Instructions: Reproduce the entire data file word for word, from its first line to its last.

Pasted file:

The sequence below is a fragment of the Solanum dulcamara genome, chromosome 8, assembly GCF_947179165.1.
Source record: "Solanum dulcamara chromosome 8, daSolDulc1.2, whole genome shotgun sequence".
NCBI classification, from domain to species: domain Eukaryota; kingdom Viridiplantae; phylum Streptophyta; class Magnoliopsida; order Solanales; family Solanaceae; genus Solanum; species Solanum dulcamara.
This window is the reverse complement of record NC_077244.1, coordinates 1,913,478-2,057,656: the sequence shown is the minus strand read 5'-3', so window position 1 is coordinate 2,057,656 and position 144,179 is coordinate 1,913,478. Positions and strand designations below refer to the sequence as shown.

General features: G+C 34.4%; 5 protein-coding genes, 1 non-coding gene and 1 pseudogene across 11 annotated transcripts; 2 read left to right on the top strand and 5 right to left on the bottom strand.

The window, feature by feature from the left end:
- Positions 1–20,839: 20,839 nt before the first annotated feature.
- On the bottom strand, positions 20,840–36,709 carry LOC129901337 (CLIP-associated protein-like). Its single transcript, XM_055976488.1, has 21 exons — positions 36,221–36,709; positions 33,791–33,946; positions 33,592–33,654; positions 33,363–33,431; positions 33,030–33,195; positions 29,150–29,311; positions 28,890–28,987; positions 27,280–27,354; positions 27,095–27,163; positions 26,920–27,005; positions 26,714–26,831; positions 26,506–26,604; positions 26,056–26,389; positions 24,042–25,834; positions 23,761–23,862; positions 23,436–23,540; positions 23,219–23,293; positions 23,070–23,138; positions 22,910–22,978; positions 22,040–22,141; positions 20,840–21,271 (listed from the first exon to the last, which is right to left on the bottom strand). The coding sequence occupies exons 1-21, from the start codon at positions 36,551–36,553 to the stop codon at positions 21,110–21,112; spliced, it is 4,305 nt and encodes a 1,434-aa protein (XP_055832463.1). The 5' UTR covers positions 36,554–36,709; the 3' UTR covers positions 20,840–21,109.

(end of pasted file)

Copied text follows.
The sequence below is a fragment of the Solanum dulcamara genome, chromosome 8, assembly GCF_947179165.1.
Source record: "Solanum dulcamara chromosome 8, daSolDulc1.2, whole genome shotgun sequence".
NCBI classification, from domain to species: domain Eukaryota; kingdom Viridiplantae; phylum Streptophyta; class Magnoliopsida; order Solanales; family Solanaceae; genus Solanum; species Solanum dulcamara.
This window is the reverse complement of record NC_077244.1, coordinates 1,913,478-2,057,656: the sequence shown is the minus strand read 5'-3', so window position 1 is coordinate 2,057,656 and position 144,179 is coordinate 1,913,478. Positions and strand designations below refer to the sequence as shown.

General features: G+C 34.4%; 5 protein-coding genes, 1 non-coding gene and 1 pseudogene across 11 annotated transcripts; 2 read left to right on the top strand and 5 right to left on the bottom strand.

The window, feature by feature from the left end:
- Positions 1–20,839: 20,839 nt before the first annotated feature.
- On the bottom strand, positions 20,840–36,709 carry LOC129901337 (CLIP-associated protein-like). Its single transcript, XM_055976488.1, has 21 exons — positions 36,221–36,709; positions 33,791–33,946; positions 33,592–33,654; positions 33,363–33,431; positions 33,030–33,195; positions 29,150–29,311; positions 28,890–28,987; positions 27,280–27,354; positions 27,095–27,163; positions 26,920–27,005; positions 26,714–26,831; positions 26,506–26,604; positions 26,056–26,389; positions 24,042–25,834; positions 23,761–23,862; positions 23,436–23,540; positions 23,219–23,293; positions 23,070–23,138; positions 22,910–22,978; positions 22,040–22,141; positions 20,840–21,271 (listed from the first exon to the last, which is right to left on the bottom strand). The coding sequence occupies exons 1-21, from the start codon at positions 36,551–36,553 to the stop codon at positions 21,110–21,112; spliced, it is 4,305 nt and encodes a 1,434-aa protein (XP_055832463.1). The 5' UTR covers positions 36,554–36,709; the 3' UTR covers positions 20,840–21,109.